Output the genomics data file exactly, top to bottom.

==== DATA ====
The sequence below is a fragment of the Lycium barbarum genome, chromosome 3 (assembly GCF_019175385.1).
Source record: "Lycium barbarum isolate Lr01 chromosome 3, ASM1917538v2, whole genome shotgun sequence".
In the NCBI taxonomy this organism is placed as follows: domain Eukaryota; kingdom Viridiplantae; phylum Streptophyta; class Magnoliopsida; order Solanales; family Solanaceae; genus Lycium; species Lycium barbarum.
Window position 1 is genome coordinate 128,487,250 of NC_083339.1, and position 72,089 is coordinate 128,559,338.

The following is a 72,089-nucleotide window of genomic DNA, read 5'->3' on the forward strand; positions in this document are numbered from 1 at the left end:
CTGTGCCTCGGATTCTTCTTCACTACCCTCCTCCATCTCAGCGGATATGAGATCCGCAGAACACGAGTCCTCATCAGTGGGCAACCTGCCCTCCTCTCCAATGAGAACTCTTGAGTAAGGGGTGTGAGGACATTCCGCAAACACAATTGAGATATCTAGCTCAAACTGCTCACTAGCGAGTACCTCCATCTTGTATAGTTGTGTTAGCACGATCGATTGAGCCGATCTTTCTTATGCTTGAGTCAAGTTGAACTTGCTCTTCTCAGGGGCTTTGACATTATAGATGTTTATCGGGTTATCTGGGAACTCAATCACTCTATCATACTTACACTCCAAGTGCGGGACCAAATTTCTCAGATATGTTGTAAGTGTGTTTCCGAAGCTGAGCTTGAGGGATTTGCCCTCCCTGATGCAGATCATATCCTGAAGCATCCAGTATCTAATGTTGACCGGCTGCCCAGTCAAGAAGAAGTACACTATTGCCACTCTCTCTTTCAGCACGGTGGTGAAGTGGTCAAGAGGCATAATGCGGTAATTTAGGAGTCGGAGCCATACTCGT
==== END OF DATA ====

The sequence below is a fragment of the Lycium barbarum genome, chromosome 3 (assembly GCF_019175385.1).
Source record: "Lycium barbarum isolate Lr01 chromosome 3, ASM1917538v2, whole genome shotgun sequence".
In the NCBI taxonomy this organism is placed as follows: domain Eukaryota; kingdom Viridiplantae; phylum Streptophyta; class Magnoliopsida; order Solanales; family Solanaceae; genus Lycium; species Lycium barbarum.
Window position 1 is genome coordinate 128,487,250 of NC_083339.1, and position 72,089 is coordinate 128,559,338.

The following is a 72,089-nucleotide window of genomic DNA, read 5'->3' on the forward strand; positions in this document are numbered from 1 at the left end:
CTGTGCCTCGGATTCTTCTTCACTACCCTCCTCCATCTCAGCGGATATGAGATCCGCAGAACACGAGTCCTCATCAGTGGGCAACCTGCCCTCCTCTCCAATGAGAACTCTTGAGTAAGGGGTGTGAGGACATTCCGCAAACACAATTGAGATATCTAGCTCAAACTGCTCACTAGCGAGTACCTCCATCTTGTATAGTTGTGTTAGCACGATCGATTGAGCCGATCTTTCTTATGCTTGAGTCAAGTTGAACTTGCTCTTCTCAGGGGCTTTGACATTATAGATGTTTATCGGGTTATCTGGGAACTCAATCACTCTATCATACTTACACTCCAAGTGCGGGACCAAATTTCTCAGATATGTTGTAAGTGTGTTTCCGAAGCTGAGCTTGAGGGATTTGCCCTCCCTGATGCAGATCATATCCTGAAGCATCCAGTATCTAATGTTGACCGGCTGCCCAGTCAAGAAGAAGTACACTATTGCCACTCTCTCTTTCAGCACGGTGGTGAAGTGGTCAAGAGGCATAATGCGGTAATTTAGGAGTCGGAGCCATACTCGT